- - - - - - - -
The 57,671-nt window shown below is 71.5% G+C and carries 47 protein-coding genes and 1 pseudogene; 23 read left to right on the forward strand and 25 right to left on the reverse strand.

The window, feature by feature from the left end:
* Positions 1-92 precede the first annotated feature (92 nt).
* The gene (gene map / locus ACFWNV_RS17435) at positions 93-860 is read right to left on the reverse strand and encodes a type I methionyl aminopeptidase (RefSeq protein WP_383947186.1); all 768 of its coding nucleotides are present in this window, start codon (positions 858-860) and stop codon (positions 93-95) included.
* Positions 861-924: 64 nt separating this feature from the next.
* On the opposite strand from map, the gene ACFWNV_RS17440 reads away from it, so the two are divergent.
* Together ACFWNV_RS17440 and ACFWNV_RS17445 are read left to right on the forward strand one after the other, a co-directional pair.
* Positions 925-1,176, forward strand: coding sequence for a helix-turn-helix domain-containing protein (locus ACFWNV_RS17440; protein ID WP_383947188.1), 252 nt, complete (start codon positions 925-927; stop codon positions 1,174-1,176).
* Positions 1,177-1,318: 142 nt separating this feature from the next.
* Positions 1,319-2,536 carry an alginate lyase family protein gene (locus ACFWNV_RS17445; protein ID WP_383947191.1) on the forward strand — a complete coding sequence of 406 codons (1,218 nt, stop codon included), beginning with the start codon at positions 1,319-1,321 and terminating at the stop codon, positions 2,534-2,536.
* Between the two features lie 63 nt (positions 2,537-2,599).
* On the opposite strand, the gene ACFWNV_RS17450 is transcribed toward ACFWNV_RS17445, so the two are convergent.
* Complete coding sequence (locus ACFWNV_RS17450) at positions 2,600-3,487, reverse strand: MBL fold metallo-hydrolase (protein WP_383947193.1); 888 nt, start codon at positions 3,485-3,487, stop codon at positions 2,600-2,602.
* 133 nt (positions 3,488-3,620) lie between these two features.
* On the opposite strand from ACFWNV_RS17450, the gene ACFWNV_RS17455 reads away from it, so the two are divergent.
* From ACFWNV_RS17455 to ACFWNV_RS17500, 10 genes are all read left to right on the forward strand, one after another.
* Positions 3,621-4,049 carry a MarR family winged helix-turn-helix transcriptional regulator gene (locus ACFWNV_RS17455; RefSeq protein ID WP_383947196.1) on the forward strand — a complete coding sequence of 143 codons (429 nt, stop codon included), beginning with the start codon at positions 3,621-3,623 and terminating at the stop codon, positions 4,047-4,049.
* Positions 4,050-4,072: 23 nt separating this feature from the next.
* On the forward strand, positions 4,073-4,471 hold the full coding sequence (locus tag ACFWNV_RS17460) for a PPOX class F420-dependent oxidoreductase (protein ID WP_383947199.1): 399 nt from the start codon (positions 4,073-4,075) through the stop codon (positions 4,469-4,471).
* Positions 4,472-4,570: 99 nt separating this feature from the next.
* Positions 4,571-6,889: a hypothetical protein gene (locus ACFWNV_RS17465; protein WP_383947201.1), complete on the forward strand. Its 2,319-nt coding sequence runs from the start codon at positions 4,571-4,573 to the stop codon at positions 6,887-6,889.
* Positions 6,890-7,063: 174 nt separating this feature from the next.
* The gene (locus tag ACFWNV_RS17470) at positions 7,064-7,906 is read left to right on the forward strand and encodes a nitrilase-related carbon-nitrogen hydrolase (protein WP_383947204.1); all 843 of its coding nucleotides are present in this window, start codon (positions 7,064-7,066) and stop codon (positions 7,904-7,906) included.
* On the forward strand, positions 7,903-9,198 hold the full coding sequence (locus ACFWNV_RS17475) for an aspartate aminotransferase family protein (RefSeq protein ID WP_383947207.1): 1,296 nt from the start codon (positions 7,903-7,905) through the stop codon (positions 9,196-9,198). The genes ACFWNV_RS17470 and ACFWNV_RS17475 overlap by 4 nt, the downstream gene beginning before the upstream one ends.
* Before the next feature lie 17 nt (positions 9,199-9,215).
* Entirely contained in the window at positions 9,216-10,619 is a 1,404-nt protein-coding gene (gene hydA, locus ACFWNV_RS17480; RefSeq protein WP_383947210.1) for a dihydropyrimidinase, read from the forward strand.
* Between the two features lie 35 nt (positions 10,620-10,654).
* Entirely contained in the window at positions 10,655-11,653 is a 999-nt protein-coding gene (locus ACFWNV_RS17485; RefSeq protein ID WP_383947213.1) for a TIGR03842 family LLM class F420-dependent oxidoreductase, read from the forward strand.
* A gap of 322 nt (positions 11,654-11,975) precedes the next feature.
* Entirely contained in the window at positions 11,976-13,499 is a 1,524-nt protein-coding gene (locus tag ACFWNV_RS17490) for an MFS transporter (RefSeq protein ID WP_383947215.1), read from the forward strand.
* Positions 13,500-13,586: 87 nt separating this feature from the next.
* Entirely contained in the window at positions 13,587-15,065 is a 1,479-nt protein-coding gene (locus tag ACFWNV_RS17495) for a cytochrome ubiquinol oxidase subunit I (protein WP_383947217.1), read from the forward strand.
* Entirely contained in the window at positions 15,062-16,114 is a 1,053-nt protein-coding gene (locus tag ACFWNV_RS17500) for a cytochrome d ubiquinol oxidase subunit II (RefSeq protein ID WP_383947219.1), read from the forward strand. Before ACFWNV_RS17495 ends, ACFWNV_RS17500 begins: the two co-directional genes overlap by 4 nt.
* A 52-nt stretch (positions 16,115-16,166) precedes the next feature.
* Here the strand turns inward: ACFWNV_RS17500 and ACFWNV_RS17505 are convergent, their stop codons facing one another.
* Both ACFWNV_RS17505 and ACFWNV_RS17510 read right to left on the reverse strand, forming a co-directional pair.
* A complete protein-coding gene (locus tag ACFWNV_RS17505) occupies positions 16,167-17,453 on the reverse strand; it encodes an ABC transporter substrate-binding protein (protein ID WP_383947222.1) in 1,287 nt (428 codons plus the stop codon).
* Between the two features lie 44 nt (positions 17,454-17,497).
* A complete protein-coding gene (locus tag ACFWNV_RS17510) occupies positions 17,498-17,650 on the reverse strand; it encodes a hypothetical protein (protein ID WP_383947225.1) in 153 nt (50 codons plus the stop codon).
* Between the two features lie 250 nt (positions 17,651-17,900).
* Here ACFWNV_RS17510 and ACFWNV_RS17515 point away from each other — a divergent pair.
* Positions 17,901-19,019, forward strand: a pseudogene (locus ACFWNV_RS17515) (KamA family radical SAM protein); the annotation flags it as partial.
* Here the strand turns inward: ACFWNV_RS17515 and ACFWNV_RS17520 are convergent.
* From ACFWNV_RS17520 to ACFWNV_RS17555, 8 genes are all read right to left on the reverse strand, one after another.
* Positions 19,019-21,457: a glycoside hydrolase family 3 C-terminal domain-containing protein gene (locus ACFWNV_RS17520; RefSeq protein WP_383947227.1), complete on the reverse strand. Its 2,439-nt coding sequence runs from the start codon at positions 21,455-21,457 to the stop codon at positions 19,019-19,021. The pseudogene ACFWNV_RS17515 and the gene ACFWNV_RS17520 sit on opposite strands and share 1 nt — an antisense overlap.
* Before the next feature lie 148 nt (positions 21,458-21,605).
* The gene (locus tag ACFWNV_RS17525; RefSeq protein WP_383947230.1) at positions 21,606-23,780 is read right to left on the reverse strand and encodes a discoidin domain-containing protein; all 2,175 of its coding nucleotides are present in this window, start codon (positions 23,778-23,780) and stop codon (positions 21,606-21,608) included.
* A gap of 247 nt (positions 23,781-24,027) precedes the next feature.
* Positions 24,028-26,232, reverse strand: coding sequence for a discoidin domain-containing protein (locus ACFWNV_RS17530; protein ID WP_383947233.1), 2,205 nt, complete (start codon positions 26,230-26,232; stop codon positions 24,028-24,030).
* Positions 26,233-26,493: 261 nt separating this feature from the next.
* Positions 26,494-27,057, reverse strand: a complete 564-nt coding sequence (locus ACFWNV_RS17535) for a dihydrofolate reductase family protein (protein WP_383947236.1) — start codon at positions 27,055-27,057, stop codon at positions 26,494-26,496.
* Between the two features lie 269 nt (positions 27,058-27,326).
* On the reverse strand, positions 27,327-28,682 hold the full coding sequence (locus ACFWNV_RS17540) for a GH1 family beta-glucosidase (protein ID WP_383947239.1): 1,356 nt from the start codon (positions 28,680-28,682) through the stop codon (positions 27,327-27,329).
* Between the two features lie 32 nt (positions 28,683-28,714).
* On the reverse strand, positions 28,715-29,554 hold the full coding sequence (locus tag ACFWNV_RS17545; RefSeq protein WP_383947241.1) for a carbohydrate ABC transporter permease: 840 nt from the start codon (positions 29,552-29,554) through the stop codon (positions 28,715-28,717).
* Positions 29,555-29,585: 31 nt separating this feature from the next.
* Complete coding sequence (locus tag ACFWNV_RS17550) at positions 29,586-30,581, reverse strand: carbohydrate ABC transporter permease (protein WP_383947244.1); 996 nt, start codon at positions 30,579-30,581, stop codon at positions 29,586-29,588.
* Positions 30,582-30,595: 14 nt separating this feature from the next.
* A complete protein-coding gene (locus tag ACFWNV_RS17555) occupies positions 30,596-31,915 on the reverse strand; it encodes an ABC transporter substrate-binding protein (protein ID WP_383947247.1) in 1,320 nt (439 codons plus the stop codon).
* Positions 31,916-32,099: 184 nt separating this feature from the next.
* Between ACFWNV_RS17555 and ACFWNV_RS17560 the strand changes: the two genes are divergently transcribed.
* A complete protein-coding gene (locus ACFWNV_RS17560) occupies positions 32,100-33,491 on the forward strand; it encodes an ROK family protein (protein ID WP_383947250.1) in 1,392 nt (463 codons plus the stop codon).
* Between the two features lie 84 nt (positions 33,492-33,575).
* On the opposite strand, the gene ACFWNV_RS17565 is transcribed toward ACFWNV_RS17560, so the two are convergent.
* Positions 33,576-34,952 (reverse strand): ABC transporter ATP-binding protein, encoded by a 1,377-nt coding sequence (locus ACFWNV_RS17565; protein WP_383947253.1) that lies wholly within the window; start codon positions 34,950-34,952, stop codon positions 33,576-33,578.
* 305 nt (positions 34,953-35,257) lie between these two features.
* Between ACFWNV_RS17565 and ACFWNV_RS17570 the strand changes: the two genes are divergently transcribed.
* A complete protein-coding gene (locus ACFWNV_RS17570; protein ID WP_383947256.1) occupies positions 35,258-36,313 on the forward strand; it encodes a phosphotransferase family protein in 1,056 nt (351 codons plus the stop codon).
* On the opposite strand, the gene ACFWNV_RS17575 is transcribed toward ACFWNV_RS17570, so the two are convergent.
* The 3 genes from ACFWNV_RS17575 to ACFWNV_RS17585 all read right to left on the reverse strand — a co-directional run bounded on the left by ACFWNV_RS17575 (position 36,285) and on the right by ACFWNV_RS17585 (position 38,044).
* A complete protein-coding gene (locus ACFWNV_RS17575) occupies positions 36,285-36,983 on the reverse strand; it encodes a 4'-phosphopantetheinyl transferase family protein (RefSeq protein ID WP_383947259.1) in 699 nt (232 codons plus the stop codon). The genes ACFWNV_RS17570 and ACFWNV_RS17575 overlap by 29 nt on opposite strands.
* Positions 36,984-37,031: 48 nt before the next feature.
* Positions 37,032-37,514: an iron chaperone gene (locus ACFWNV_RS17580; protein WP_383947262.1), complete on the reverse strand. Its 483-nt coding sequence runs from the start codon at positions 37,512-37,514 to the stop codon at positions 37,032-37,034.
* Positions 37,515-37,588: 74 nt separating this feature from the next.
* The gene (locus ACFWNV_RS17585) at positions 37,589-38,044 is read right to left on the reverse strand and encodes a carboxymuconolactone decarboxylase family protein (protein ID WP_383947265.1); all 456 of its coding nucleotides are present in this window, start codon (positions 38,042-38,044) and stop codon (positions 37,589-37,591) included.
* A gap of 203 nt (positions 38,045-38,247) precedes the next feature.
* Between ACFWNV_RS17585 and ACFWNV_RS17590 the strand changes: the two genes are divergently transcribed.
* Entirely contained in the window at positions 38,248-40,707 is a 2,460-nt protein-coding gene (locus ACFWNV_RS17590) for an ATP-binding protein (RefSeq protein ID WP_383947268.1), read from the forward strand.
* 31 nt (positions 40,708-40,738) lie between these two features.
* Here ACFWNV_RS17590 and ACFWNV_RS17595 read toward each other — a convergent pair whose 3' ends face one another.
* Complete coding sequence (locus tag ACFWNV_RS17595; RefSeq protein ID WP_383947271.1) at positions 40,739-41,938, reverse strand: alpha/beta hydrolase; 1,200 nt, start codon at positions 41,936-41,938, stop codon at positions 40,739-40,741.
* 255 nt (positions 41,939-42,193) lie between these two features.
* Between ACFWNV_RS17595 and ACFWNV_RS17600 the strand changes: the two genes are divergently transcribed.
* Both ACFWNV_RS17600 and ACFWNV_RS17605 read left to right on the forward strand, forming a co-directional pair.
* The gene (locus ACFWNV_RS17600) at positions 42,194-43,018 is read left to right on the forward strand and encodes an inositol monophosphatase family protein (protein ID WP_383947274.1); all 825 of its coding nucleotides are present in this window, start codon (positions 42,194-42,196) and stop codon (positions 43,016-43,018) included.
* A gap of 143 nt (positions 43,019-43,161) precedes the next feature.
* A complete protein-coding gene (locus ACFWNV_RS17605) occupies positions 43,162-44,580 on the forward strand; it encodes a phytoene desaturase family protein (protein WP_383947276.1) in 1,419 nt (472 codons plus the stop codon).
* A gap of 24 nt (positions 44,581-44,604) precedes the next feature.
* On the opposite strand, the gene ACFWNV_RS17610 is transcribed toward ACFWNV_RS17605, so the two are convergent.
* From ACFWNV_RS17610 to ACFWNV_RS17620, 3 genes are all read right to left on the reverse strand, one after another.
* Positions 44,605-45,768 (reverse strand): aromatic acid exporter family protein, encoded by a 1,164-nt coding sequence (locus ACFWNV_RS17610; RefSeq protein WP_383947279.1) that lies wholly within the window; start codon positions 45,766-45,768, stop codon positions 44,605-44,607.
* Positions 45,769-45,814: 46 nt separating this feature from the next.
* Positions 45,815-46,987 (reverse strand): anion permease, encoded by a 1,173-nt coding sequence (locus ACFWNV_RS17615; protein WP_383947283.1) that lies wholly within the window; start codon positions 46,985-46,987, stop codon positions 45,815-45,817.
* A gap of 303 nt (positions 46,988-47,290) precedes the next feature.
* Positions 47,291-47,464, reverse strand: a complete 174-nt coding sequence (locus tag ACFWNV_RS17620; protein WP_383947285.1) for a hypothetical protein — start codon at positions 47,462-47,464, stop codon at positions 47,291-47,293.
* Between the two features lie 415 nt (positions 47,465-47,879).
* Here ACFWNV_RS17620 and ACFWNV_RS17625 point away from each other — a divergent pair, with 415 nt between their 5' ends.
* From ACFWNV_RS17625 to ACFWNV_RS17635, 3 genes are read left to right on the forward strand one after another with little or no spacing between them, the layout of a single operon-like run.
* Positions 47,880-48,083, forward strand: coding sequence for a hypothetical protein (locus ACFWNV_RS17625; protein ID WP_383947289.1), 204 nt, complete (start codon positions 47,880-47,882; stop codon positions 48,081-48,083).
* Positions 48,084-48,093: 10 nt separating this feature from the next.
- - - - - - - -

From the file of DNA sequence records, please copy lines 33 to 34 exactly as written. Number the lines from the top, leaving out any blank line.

* Entirely contained in the window at positions 15,062-16,114 is a 1,053-nt protein-coding gene (locus tag ACFWNV_RS17500) for a cytochrome d ubiquinol oxidase subunit II (RefSeq protein ID WP_383947219.1), read from the forward strand. Before ACFWNV_RS17495 ends, ACFWNV_RS17500 begins: the two co-directional genes overlap by 4 nt.
* A 52-nt stretch (positions 16,115-16,166) precedes the next feature.